Washington: A new study now suggests that drugs for attention deficit hyperactivity disorder (ADHD) are unlikely to cause cardiac damage in children who take them.
The study, conducted at the University at Buffalo, has been published in the journal Pediatric Research.
The authors, however, caution that because the study was conducted on primates, the finding is not automatically applicable to humans.
Nonetheless, they have previously published that this primate model reliably shows other side effects similar to what is found in children receiving these medications.
The new findings conclude that chronic exposure to methylphenidate (MPH), a commonly prescribed ADHD drug, is unlikely to increase cardiovascular risks in healthy children.
“The findings are very reassuring in that even high-dose chronic MPH stimulant therapy did not result in any evidence of abnormal structures or function in the hearts of the monkeys,” said Steven E. Lipshultz, the study’s principal investigator.
-Sudden cardiac death controversy
The results contribute important evidence to an ongoing controversy about whether or not MPH is associated with sudden cardiac death. A number of studies have reported an increase in sudden cardiac death or other damage to the heart in some children taking the drug or other stimulant therapy for ADHD.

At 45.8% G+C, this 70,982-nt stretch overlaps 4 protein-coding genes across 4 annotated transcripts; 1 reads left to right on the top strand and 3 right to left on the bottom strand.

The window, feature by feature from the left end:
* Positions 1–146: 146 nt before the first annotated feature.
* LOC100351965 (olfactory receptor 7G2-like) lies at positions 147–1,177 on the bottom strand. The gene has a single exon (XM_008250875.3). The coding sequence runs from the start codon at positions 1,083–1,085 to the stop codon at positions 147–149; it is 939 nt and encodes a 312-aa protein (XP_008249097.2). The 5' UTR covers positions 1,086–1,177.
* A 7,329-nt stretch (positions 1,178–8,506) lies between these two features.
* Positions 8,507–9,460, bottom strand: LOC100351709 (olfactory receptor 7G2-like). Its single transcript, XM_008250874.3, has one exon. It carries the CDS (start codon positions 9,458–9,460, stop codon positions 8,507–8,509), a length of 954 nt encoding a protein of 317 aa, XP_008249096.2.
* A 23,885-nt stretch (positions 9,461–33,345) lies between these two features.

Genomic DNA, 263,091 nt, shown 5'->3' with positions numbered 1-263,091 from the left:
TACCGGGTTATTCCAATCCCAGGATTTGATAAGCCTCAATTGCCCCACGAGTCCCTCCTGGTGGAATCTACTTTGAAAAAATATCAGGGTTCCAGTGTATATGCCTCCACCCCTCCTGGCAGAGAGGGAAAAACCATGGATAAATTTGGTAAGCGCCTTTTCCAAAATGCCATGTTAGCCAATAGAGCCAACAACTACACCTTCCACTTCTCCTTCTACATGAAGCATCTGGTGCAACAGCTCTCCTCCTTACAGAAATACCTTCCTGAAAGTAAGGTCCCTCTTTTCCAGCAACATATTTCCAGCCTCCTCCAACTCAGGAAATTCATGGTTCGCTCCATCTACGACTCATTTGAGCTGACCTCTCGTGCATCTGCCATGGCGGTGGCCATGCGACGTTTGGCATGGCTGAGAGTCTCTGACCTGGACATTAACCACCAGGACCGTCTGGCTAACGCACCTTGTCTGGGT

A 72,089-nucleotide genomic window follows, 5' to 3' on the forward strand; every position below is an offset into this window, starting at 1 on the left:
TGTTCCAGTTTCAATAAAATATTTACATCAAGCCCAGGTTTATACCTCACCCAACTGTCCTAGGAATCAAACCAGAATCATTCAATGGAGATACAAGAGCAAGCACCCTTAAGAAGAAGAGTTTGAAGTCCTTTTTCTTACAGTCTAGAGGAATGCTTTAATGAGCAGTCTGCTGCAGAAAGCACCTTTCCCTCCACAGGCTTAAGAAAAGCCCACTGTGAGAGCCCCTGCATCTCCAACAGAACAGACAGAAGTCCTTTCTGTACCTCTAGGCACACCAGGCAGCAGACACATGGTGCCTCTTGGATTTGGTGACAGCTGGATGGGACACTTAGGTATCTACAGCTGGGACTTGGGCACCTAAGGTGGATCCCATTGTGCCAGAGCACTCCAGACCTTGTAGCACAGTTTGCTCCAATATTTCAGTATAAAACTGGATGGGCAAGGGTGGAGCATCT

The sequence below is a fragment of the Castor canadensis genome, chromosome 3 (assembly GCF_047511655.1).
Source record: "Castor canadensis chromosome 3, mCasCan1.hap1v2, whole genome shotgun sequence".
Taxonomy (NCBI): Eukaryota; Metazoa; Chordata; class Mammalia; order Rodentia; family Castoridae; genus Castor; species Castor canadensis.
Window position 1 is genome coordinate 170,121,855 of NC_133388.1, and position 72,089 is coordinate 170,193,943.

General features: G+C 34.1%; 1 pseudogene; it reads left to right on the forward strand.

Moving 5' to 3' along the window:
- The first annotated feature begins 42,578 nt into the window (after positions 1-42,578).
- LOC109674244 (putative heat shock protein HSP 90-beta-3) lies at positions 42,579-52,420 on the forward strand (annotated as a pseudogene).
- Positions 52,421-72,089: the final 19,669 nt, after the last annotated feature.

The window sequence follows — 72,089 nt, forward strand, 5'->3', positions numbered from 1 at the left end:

Lipshultz and his colleagues spent several years developing infrastructure to test how the therapy affected the hearts of the monkeys over the long term.
For five years, the monkeys were continuously treated with therapeutic, super-therapeutic (high doses) or a placebo, using a randomised design, starting when they were about 2 years old. The duration of the study corresponds to what would be a child to adulthood span, the researchers said.
“For ethical reasons, this study could not have been done in children,” Lipshultz added.
After a comprehensive cardiovascular assessment in all the monkeys, there were no statistical differences between the three groups on serum cardiovascular and inflammatory biomarkers, electrocardiograms, echocardiograms, cardiac pathology from endomyocardial biopsies and other clinical parameters.
In addition to the large population of children being treated with this therapy for ADHD and related disorders, Lipshultz noted that the findings also are good news for child survivors of cancer.
“On a personal level, I have cared for children and adolescents who have survived childhood cancer, who now are experiencing severe learning disabilities as a result of their cancer therapies,” he said. “They become my patients because their hearts have been damaged, an unfortunate effect of the successful treatment of their childhood cancer.
“Current recommendations state that children, such as these, with underlying heart disease, should avoid chronic stimulant therapy because of the concern that it could further damage their hearts. However, these prescription stimulants often allow these children to do much better with their learning progress, and denying such a useful therapy for theoretical reasons is difficult. The findings that we are reporting demonstrate that these useful medications, in many cases, can be prescribed to these children as well.”